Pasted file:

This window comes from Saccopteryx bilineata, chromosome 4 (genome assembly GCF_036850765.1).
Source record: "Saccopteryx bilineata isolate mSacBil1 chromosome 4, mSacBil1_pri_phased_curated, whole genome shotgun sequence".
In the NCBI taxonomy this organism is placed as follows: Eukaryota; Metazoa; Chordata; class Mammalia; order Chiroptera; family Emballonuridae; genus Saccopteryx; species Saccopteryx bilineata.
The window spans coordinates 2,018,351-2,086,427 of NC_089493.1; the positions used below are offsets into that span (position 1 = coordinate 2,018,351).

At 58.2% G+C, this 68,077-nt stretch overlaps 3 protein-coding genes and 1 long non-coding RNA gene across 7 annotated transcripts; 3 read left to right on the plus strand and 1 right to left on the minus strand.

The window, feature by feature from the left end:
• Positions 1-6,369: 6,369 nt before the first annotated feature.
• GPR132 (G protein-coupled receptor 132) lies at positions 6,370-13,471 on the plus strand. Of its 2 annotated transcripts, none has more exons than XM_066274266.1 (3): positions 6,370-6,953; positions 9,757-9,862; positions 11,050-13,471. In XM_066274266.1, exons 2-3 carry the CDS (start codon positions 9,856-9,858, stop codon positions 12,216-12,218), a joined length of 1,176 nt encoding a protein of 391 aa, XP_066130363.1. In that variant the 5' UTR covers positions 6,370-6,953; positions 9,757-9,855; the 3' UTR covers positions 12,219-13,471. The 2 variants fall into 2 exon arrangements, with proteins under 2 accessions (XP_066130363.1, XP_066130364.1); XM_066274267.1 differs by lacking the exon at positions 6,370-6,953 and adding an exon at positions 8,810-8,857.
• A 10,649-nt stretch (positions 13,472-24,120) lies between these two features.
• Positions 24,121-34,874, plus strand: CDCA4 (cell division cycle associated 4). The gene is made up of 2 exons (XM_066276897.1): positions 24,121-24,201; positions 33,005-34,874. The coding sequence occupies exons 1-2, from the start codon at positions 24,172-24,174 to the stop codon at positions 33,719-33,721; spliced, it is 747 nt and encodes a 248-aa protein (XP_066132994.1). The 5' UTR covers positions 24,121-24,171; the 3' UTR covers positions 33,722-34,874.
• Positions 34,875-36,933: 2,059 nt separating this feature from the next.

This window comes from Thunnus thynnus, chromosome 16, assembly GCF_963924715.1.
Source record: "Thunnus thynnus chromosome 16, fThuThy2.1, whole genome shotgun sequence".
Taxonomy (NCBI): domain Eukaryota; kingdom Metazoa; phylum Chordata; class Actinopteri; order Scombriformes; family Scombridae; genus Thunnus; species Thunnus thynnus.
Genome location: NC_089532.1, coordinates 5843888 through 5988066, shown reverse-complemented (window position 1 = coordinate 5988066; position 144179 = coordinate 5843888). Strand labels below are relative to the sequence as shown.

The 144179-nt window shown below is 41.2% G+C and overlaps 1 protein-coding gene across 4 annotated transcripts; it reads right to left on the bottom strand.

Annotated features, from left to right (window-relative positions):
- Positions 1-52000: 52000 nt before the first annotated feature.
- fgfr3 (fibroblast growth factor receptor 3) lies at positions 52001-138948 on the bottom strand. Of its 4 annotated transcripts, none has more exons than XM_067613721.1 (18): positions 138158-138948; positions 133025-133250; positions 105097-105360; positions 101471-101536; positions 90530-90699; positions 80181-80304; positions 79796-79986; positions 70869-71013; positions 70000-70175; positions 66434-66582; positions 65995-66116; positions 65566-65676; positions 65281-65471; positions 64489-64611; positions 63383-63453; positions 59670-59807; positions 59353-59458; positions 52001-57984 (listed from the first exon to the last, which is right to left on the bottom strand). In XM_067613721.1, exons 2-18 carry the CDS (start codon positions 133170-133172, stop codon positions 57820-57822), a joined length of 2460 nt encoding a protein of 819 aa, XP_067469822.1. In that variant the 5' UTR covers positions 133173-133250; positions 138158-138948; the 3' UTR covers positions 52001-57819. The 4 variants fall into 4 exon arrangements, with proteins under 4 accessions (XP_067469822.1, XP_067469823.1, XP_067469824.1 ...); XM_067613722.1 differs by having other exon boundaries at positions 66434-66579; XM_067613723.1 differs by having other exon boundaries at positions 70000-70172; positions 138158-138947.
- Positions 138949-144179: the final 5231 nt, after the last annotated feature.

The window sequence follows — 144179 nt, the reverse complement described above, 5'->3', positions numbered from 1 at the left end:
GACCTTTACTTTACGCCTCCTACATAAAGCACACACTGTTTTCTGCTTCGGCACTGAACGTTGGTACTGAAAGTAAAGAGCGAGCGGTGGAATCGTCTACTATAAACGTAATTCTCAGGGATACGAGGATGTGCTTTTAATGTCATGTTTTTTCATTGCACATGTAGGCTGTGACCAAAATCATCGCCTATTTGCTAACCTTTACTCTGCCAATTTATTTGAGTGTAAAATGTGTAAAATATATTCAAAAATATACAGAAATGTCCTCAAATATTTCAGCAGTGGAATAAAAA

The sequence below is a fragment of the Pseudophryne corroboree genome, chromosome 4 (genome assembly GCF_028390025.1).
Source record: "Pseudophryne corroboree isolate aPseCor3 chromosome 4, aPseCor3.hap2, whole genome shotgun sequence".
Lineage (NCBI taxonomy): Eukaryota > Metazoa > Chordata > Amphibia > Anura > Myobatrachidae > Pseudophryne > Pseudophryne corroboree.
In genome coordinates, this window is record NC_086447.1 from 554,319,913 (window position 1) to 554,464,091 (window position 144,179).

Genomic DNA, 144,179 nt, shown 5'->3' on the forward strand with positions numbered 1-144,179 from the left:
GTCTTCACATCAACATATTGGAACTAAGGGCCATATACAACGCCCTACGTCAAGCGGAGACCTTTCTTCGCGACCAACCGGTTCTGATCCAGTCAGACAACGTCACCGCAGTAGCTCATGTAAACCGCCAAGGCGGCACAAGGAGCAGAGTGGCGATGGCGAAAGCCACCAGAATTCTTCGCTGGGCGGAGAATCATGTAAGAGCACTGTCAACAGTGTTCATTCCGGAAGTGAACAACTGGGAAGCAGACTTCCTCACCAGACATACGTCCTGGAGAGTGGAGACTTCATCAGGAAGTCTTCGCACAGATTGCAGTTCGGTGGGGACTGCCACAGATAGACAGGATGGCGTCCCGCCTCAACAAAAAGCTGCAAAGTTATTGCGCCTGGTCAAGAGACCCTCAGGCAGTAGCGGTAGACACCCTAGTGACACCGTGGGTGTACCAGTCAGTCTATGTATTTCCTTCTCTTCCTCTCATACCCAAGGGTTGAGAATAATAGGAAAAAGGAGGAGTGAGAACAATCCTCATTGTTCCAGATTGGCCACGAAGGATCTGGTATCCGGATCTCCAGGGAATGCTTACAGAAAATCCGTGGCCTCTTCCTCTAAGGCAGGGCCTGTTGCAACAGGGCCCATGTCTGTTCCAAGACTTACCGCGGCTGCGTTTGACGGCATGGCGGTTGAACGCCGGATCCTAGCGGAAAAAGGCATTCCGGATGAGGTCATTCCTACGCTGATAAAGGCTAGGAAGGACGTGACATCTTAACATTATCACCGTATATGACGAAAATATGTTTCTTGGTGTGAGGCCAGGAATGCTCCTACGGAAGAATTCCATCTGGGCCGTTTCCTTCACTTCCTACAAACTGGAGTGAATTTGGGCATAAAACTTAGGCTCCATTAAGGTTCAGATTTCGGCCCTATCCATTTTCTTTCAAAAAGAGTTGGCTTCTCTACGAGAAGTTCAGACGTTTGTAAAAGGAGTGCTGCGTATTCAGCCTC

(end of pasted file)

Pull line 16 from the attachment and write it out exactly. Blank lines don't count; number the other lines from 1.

The 144179-nt window shown below is 41.2% G+C and overlaps 1 protein-coding gene across 4 annotated transcripts; it reads right to left on the bottom strand.